Harry Reed will hold his seat in Nevada in a close contest despite recent polls. Latinos will vote in larger numbers than anticipated because of Angle's
racist adds.

Bennett will best Buck in Colorado. The Dems nominated the wrong candidate but I just can't believe my native state will elect an extremist like Buck.

Rand Paul will squeak by in the conservative state of Kentucky. The negative ads by the Democrat were a mistake but partially offset by the head stomping event by a Paul key supporter.

Feingold will pull it out in Wisconsin with a good ground game.

I rate both Illinois and Pennsylvania as toss ups.

The really bad news is that, no matter how big or small the dimensions of Republican gains are, the federal government will be paralyzed in the face of a continuing economic crisis and climate crisis that is just becoming obvious in weather events.




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Dontreadonme
post Oct 28 2010, 04:28 PM
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QUOTE(TedN5 @ Oct 28 2010, 12:21 PM) *
Miller will win in Alaska. I just can't believe enough people will write in a complicated name for the incumbent to win and too many Dems will do just that out of fear of Millers extreme positions making it unlikely for the Democratic candidate to win the 3 way race.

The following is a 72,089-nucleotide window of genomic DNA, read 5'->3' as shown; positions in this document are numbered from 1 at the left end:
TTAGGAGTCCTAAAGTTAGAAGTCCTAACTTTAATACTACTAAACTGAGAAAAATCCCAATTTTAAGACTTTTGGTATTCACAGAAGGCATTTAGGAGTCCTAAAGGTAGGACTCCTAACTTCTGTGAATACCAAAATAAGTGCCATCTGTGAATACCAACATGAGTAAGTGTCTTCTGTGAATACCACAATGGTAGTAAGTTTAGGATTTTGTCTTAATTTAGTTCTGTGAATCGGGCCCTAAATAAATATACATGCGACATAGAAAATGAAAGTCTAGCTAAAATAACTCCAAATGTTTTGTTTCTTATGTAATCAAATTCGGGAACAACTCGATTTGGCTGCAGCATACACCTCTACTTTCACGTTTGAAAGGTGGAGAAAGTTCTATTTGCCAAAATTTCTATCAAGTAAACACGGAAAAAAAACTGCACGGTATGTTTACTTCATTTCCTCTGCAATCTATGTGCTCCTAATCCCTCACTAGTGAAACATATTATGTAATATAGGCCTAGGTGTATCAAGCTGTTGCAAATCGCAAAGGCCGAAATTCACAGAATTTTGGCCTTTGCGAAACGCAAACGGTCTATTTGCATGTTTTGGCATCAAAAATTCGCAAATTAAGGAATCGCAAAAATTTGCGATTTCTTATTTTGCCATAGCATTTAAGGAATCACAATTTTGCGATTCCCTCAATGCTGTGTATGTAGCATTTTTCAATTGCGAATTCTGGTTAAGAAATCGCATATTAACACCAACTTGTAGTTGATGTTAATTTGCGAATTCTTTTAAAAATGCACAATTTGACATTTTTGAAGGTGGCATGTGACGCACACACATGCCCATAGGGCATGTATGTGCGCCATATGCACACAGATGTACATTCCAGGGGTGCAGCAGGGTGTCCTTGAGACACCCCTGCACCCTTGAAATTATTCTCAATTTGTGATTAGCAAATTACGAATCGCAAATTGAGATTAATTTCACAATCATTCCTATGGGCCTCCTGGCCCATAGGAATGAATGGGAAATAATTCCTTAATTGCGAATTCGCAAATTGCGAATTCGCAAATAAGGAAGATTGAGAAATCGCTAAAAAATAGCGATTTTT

Are you sure about this one? The latest polling I saw had Miller's support eroding.....and this was prior to the admission of his campaign shenanigans and and lying about it.
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TedN5
post Oct 28 2010, 05:39 PM
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QUOTE(Dontreadonme @ Oct 28 2010, 09:28 AM) *
QUOTE(TedN5 @ Oct 28 2010, 12:21 PM) *
Miller will win in Alaska. I just can't believe enough people will write in a complicated name for the incumbent to win and too many Dems will do just that out of fear of Millers extreme positions making it unlikely for the Democratic candidate to win the 3 way race.


Are you sure about this one? The latest polling I saw had Miller's support eroding.....and this was prior to the admission of his campaign shenanigans and and lying about it.


No, I'm not sure about any of the close contests! Miller was undoubtedly hurt by the ethics revelations. How much is the question and who will benefit? Most of his supporters are dyed in the wool right wingers, however, and I think few of them will desert him.

This post has been edited by TedN5: Oct 28 2010, 05:40 PM